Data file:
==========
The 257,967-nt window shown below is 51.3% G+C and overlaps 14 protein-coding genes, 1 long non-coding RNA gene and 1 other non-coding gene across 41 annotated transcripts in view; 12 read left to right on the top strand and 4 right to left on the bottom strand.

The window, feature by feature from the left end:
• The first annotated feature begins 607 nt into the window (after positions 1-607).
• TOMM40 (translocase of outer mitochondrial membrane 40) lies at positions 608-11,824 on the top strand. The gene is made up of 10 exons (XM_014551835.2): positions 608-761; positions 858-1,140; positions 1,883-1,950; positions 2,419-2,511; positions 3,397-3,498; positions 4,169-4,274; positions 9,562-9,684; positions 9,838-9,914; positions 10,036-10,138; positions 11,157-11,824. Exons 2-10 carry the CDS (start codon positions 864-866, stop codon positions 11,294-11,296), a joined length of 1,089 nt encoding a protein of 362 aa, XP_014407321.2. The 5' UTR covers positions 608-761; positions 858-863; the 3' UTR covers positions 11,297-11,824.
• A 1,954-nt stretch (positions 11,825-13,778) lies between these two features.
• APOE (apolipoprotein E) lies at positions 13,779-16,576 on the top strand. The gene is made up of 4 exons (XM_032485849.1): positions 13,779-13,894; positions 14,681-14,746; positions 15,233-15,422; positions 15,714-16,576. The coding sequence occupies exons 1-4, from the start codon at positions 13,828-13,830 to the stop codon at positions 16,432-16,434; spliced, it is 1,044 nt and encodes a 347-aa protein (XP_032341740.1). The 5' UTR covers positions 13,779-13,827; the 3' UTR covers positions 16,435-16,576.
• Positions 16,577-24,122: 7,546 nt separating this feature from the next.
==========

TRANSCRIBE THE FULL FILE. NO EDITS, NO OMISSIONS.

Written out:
The 257,967-nt window shown below is 51.3% G+C and overlaps 14 protein-coding genes, 1 long non-coding RNA gene and 1 other non-coding gene across 41 annotated transcripts in view; 12 read left to right on the top strand and 4 right to left on the bottom strand.

The window, feature by feature from the left end:
• The first annotated feature begins 607 nt into the window (after positions 1-607).
• TOMM40 (translocase of outer mitochondrial membrane 40) lies at positions 608-11,824 on the top strand. The gene is made up of 10 exons (XM_014551835.2): positions 608-761; positions 858-1,140; positions 1,883-1,950; positions 2,419-2,511; positions 3,397-3,498; positions 4,169-4,274; positions 9,562-9,684; positions 9,838-9,914; positions 10,036-10,138; positions 11,157-11,824. Exons 2-10 carry the CDS (start codon positions 864-866, stop codon positions 11,294-11,296), a joined length of 1,089 nt encoding a protein of 362 aa, XP_014407321.2. The 5' UTR covers positions 608-761; positions 858-863; the 3' UTR covers positions 11,297-11,824.
• A 1,954-nt stretch (positions 11,825-13,778) lies between these two features.
• APOE (apolipoprotein E) lies at positions 13,779-16,576 on the top strand. The gene is made up of 4 exons (XM_032485849.1): positions 13,779-13,894; positions 14,681-14,746; positions 15,233-15,422; positions 15,714-16,576. The coding sequence occupies exons 1-4, from the start codon at positions 13,828-13,830 to the stop codon at positions 16,432-16,434; spliced, it is 1,044 nt and encodes a 347-aa protein (XP_032341740.1). The 5' UTR covers positions 13,779-13,827; the 3' UTR covers positions 16,435-16,576.
• Positions 16,577-24,122: 7,546 nt separating this feature from the next.